Map of life expectancy at birth from Global Education Project.

Monday, January 15, 2018

Remembering MLK

I was just short of my 14th birthday when Martin Luther King was murdered. (This is not the occasion to get into it in any detail, but I am quite sure we do not know the full story of his death.)

So the civil rights movement happened during my formative years. I actually remember hearing a story about the freedom riders on the radio, and asking my mother to explain it to me. I don't recall that she did that very well. She seemed to imply that they were the troublemakers, rather than the white supremacists who attacked them. If you don't know the story you can read about it here. This happened in 1961, when I was in kindergarten. The Montgomery bus boycott, which brought King to prominence, happened in 1955-56, when I was an infant. So the freedom rides were the earliest events in the movement of which I have a direct memory. Whatever my mother may have thought about the freedom rides specifically, she, and my entire family, were ardent supporters of the movement. We were on the right side of history.

I was deeply inspired by King. My life turned out the way it did because I wanted to fight for the ideals he died for. But I realize now that I have lived in a protected environment, going to schools with a progressive ethos, working for community based organizations and then for Tufts and Brown. Wherever I have been, it's been an assumption that hardly needs articulating that racism, discrimination and social inequality are evils, and that the proper business of every human is to work for justice. I did not understand how far from universal those values had become.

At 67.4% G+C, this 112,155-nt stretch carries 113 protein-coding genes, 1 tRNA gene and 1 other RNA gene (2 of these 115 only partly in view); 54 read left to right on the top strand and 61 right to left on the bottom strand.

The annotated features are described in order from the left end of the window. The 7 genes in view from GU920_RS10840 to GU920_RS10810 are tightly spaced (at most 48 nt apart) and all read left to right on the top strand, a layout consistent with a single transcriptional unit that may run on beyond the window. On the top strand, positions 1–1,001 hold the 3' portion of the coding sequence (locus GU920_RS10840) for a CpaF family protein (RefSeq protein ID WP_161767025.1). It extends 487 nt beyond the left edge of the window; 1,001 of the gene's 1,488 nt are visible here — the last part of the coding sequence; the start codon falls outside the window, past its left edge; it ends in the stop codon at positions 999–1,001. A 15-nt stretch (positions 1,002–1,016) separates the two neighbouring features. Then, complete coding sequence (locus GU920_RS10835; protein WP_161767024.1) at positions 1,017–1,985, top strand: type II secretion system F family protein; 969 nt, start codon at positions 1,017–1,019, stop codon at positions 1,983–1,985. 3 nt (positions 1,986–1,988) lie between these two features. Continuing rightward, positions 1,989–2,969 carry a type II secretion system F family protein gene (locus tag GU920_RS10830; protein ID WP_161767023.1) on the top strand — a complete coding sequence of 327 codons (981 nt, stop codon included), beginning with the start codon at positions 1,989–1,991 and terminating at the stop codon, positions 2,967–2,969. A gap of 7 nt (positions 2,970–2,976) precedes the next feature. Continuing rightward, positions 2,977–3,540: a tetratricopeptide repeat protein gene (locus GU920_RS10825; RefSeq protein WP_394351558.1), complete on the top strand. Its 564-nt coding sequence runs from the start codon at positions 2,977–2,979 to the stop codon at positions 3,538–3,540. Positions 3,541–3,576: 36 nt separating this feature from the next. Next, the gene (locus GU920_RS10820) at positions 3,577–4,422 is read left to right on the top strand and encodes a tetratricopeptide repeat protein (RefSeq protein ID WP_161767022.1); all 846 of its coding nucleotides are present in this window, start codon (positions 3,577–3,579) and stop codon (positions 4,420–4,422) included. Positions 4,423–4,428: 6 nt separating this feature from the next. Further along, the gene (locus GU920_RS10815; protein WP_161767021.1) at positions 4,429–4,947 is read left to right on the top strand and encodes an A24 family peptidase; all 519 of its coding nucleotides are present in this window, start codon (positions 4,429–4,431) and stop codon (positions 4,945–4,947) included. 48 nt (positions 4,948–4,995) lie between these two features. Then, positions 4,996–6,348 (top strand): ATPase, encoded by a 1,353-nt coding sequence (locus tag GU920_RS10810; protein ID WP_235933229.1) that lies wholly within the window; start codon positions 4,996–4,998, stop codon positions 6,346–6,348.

I knew, obviously, that there were powerful racist politicians in the south: Strom Thurmond, Jesse Helms, and that crowd. And when George Wallace ran for president, he managed to turn out quite a crowd for a parade in the Massachusetts city where I lived at the time. But this was during the backlash to the civil rights movement, of course, and Wallace got no traction nationally. Later, even in this century, we had a clownish Boston city counselor at large who was an overt racist, but that's because there were eight at-large members and he only needed to finish 8th. All his votes came from South Boston, the notoriously racist Irish-American enclave. (Ironic, to be sure, since the Irish in Boston originally occupied the caste position later occupied by African Americans.) But then even Southie changed and Dapper O'Neill lost his last election.

I had thought that the culture was continuing to change in the right direction and that despite an increasingly archaic minority, the rejection of racism had become an unassailable norm. I was wrong. It was there, festering away just under the surface. And it turned out that nearly half of the electorate could go to the polls and vote for a vile, repulsive, ignorant, sexist, foul-mouthed racist pig. Well, at least we know.


Don Quixote said...

Every time someone/people tries/try to raise awareness, the conservative powers that be clamp down in a reactionary fashion, like France in 1848 and post-Obama America to name a couple of examples. But there is no going back. We know what we know. Decent people may be losing the "propaganda war," but awareness of reality is growing.

Gay Boy Bob said...

It's very hard to discuss or comment on your posts when you use the term "racism" and "racist" because it appears you mean something different every day. I've looked these terms up in a dozen dictionaries, but none of them seem to use the terms with the fluidity that you do. It seems that it's whatever you want it or need it to be when you need a weapon to paint your perceived enemies as bad people.

And since you write about racism frequently, it's be great to understand your posts better by having some solid definition of the terms.

As an academic, can you give us all a definition of how you use the terms "racism" and "racist" so that we all will know what the fuck you're talking about when you make these posts?